Sunday, March 22, 2009

The Wind Blowing from the Left

Who could have guessed that Bob Dylan's "you don't need a weatherman to know which way the wind blows" would create a new cliche genre.

And who could have guessed that the wind would suddenly stop blowing from the right?

I follow the right fairly closely and I don't know that anybody on the right has had anything significant to say about AIG bonuses, the new version of the Geithner bailout plan, or anything else having to do with the financial sector crisis.

Has Rush Limbaugh been talking about bending over because AIG has a white CEO? What's Ann Coulter's latest joke about Michelle Obama's victory garden? Sean Hannity have anything interesting to say? Controversy from Bill O'Reilly's end?

What about the Republican political leadership?

Can we really say the Republicans have contributed to the debate if nobody listens?

The wind has shifted enough that the conservative/left pole being the Obama administration, TNR, and Slate and the liberal/left pole being occupied by liberal media outlets like HuffPost, TPM, Salon, and the Daily Show, and policy progressives like Paul Krugman, Joseph Stiglitz, Matt Taibbi, and Robert Reich.

The elimination of freak show conservatives from the economic debate does simplify things somewhat, but I'm still pretty much torn between Obama and the left-critique myself.

My bad ideological self like to agree with the liberal/left critique, take over the AIG and the big banks (Citigroup, BoA, Goldman Sachs, etc.), and let AIG's counter-parties and big bank shareholders hang out to dry.

But I would bet that my Kentucky state retirement fund is heavily invested in AIG's counter-parties (hedge funds, private equity funds, Goldman Sachs, and the like) and that retirement funds all over the country will be bankrupted if AIG's counter-parties are forced to eat their very real losses. A lot of my friends who lost tons from 401k plans are waiting for the retirement shoe to drop as well (I didn't have a 401k).

That strikes me as a very big problem with the liberal/left critique.

Not that I'm satisfied with the Geithner plan. As Brad DeLong explains, the government is going to set up the world's largest hedge fund to dispose of the "toxic assets" (i.e., mortgage-backed securities) currently held by financial institutions. Likewise, the government is going to be bringing in hedge fund managers to manage the operation and guaranteeing a certain floor price to the securities.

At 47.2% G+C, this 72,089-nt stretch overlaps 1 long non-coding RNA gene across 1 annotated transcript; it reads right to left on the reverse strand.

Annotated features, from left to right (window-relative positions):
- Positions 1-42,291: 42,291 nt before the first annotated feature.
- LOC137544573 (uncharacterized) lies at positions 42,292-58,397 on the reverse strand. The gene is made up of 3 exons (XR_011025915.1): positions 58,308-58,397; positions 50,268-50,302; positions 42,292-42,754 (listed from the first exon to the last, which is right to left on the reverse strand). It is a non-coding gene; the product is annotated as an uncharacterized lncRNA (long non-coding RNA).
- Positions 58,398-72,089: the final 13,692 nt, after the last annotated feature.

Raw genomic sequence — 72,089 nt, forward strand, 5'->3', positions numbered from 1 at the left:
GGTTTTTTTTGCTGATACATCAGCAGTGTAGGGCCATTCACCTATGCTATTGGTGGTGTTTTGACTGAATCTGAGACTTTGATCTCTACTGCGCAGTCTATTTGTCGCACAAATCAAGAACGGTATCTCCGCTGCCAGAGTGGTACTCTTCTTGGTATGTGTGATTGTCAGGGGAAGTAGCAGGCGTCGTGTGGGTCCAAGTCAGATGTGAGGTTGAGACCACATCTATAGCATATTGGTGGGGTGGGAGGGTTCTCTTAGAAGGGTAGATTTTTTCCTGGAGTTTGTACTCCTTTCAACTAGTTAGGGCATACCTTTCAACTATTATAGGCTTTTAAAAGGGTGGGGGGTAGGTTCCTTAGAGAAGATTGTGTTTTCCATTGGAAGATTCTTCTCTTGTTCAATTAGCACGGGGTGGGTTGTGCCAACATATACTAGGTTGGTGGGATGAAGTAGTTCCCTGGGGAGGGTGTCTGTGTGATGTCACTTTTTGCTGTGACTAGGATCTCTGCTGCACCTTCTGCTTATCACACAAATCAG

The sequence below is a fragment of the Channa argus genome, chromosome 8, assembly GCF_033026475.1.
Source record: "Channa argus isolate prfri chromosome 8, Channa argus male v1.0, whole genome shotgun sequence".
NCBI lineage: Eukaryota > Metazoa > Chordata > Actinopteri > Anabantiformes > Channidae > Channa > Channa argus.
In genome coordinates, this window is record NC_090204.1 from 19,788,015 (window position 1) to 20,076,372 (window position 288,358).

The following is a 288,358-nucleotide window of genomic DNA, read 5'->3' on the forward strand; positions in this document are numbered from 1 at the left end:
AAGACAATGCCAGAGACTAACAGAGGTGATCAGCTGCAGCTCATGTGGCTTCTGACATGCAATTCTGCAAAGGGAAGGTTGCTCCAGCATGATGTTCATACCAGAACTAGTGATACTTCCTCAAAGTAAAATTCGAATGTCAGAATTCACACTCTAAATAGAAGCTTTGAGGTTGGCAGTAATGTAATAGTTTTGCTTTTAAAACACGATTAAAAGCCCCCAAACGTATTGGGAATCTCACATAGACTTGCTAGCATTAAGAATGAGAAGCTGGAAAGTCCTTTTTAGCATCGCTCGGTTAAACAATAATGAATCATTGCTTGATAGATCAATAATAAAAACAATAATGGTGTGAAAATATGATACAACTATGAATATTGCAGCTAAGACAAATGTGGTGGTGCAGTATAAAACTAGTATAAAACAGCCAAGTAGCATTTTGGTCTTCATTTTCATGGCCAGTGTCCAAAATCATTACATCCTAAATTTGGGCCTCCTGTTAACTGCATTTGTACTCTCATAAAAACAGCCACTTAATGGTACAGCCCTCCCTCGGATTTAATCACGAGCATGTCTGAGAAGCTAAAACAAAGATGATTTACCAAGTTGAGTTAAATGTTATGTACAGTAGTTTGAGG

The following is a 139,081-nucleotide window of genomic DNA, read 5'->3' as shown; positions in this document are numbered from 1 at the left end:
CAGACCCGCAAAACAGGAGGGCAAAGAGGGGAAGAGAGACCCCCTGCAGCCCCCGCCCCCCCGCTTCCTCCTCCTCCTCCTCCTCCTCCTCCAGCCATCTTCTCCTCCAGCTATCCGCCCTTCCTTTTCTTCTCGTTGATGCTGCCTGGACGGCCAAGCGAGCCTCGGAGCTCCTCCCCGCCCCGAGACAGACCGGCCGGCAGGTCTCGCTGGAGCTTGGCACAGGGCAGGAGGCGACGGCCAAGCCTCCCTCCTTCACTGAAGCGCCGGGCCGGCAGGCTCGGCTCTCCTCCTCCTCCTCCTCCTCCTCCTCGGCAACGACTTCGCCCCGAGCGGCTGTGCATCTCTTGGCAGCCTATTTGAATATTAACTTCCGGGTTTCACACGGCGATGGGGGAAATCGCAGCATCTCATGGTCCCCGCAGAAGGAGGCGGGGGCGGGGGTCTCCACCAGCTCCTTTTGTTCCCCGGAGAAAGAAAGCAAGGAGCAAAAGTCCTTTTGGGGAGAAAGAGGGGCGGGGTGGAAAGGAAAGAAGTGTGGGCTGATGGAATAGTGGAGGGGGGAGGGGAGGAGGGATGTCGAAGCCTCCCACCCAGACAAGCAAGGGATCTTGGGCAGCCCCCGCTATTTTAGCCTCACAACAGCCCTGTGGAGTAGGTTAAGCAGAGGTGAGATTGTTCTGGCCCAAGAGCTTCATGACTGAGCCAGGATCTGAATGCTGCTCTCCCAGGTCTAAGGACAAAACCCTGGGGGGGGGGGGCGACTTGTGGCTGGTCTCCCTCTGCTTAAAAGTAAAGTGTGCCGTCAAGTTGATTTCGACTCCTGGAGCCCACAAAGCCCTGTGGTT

The big problem here is that the federal government still hasn't done anything to break the business culture of big-bucks entitlement that fueled the speculative investments that burned up everybody's 401k plans and pension funds.

God, this sounds like I'm reciting "This is the House that Jack Built."

Anyway, the point is that the federal government's approach will be restarting the cycle of reckless speculation that would result in another crash pretty quickly. There will be the same players because hardly anybody was fired, the same expectations for profit that originally got everybody into trouble, and hundreds of billions in government cash to leverage.

Where the hedge funds first leveraged my retirement money into a financial black hole, now it looks like Timothy Geithner wants them to leverage my tax money into a black hole as well.

Nevertheless, I view the Geithner approach as workable if the federal government decides to once again start using government regulation as a tool for discouraging speculative financial behavior.

That's the only way I see to thread the current needle.


jinchi said...

But I would bet ... that retirement funds all over the country will be bankrupted if AIG's counter-parties are forced to eat their very real losses.

This kind of logic is almost universal, but completely nonsensical. If AIG's counter-parties have "very real losses" then your friend's 401Ks and retirement funds around the country are already bankrupted. They just aren't aware of it yet.

Now you can counter that the government should step in to bailout "innocent" counter-parties (if they exist), but why this should occur at the level of throwing money at AIG, itself, isn't obvious to me.

Ric Caric said...

One could argue that it's simpler and more efficient to address the counter-party mess through the mechanism of AIG rather than dealing with each party separately.

But that still means that AIG should be regulated with a hammer rather than a tuning fork.